Designing a winning sports venue: Fire and life safety
Sports and entertainment arenas are more than just seats and a playing field; they are highly complex structures bringing in thousands of fans—and millions of dollars—every year. Fire, life safety, and mass notification are topics of high importance to fire protection engineers.
- Jerry Atienza, EIT, Senior plumbing designer, Interface Engineering, Portland, Ore.
- Douglas H. Evans, PE, FSFPE, Fire protection engineer, Clark County Dept. of, Development Services, Building Division, Las Vegas
- Todd Mack, PE, Principal, DLR Group, Omaha, Neb.
- Jeff Sawarynski, PE, LEED AP, Principal, M-E Engineers Inc., Denver, Colo.
CSE: What unique fire suppression systems have you specified or designed in a sports/entertainment arena?
Sawarynski: These venues almost always have a combination of wet, dry, and chemical suppression.
Mack: The majority of our spaces are traditionally served from wet pipe sprinkler systems. In some stadiums we have specified double interlock pre-action systems in the public address/scoreboard equipment rooms, building control room, video production/TV broadcast, and main distribution frame (MDF) rooms. At the Nebraska Athletic Performance Lab, we specified a double interlock pre-action system in the hitting cage areas to prevent accidental water discharge in the event a ball would strike a sprinkler head causing water discharge and flooding. We also specified wire-cage-type sprinkler guards for all sprinkler heads located on the lower spaces.
Atienza: Wet pipe automatic sprinkler systems for conditioned spaces and dry pipe automatic sprinkler systems for outdoor stadiums is all I have ever encountered for sporting facilities.
Evans: When the ceiling height becomes excessive, automatic sprinkler protection is less apt to provide the protection intended. Although the actual height where this becomes an issue is not well established, a reasonable value is around 50 ft. The actual height will depend on fire size, air movement, and effectiveness of the sprinkler droplets to penetrate the plume and provide the necessary cooling. For example, 18-wheeled semis are allowed to drive inside some of the multi-use facilities on the Las Vegas Strip to load and unload. Multi-story trade show booths, boat and RV shows, and some concert venues can create a sprinkler controlled fire in excess of 18 MW. As the ceiling height continues to increase (upwards of 75 ft or more), there is little to no assurance sprinklers will perform as intended, and deluge-type suppression systems have been incorporated into some of the Strip venues. Manually operated water cannons have also been used. These types of suppression systems place a larger burden on the designers and owners and must only be incorporated with extreme caution.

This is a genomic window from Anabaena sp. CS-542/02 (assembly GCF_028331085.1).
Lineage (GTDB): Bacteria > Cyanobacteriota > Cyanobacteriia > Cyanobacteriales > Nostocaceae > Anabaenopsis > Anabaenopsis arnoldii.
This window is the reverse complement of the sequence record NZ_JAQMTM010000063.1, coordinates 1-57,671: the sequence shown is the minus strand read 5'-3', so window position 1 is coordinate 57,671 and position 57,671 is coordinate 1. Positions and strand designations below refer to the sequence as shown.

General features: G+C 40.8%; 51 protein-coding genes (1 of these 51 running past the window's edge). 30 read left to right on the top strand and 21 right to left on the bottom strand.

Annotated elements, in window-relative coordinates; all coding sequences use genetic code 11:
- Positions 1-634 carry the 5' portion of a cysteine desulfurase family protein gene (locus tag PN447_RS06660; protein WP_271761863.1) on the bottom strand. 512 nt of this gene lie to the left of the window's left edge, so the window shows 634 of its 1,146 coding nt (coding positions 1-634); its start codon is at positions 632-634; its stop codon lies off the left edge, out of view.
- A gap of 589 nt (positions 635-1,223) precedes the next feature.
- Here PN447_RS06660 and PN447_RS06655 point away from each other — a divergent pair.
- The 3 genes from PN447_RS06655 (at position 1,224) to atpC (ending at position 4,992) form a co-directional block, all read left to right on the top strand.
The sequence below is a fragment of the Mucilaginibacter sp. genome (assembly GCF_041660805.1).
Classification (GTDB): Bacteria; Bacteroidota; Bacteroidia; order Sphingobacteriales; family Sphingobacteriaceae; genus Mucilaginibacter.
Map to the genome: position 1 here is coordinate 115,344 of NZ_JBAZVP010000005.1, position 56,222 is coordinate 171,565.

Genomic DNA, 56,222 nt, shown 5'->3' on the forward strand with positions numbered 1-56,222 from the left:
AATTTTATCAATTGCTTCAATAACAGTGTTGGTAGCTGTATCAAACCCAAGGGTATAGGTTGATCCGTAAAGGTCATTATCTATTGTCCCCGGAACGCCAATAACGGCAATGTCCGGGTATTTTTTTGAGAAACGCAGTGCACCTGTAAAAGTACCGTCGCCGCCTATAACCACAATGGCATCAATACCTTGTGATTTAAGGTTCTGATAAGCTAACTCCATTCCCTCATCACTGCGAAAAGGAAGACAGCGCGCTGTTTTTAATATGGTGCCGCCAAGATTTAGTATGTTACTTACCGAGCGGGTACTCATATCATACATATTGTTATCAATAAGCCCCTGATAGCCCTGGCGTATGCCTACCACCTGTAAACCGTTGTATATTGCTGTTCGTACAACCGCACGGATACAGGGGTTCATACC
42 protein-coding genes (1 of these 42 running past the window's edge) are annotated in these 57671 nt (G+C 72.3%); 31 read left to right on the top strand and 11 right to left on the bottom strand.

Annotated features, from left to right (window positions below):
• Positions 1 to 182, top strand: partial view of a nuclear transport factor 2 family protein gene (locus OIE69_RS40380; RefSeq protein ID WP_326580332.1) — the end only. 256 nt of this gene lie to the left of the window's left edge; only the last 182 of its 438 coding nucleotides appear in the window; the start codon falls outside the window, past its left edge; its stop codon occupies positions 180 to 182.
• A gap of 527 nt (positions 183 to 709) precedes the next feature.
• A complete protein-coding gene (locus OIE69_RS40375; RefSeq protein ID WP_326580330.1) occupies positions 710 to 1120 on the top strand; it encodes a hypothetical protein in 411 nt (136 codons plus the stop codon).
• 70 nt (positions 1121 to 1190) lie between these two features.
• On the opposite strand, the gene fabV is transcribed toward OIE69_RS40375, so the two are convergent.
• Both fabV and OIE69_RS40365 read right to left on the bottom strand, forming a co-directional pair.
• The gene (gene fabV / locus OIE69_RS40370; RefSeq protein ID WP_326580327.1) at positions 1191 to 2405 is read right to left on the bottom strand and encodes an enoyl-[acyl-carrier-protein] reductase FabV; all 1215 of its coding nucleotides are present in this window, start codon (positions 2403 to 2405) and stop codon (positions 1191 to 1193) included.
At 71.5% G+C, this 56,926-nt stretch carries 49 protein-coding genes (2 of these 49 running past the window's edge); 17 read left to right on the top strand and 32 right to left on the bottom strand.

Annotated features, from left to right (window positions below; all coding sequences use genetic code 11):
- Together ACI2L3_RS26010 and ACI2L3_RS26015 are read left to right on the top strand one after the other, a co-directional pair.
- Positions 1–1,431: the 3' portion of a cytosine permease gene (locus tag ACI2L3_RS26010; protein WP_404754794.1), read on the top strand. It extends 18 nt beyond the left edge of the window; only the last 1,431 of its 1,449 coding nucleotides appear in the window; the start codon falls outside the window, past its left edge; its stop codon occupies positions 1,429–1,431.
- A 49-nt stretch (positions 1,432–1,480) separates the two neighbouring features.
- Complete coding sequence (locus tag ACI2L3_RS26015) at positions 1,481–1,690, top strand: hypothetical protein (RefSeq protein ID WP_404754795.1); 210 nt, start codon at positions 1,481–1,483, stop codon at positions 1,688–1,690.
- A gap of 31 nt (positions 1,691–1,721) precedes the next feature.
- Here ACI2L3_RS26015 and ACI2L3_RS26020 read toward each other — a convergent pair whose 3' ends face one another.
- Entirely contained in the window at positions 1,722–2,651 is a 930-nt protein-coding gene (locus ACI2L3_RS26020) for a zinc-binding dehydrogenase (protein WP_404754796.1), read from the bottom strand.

CSE: How have the costs and complexity of fire protection systems changed in recent years?
Evans: Automatically activated deluge systems should only be initiated upon detection of multiple fire signatures. This may include a combination of ultraviolet infrared (UV/IR) in conjunction with smoke detection. Devices that detect different fire signatures can also be considered.
CSE: What type of unique smoke control solutions have you designed in these buildings? What were the challenges/solutions?
Evans: Designing a smoke-control system that fulfills the code requirements and needs for these complex facilities is always a challenge. Ensuring the design parameters and technical analysis correlate to provide the protection intended requires knowledgeable design professionals.
Sawarynski: Smoke control systems are almost always required in arenas, and sometimes in open-air venues. The challenge is finding solutions that satisfy the intent of the codes when those very codes do not specifically speak to this building type.
CSE: Describe a recent project in which a mass notification system (MNS) or emergency communication system (ECS) was specified. Describe the challenges and solutions.
Evans: With increased occupant loads and reduced egress widths, it becomes more and more prudent to use mass notification and emergency communication systems. Coordination by facility management becomes an absolute necessity. Among other aspects, this will include CCTV and trained staff.
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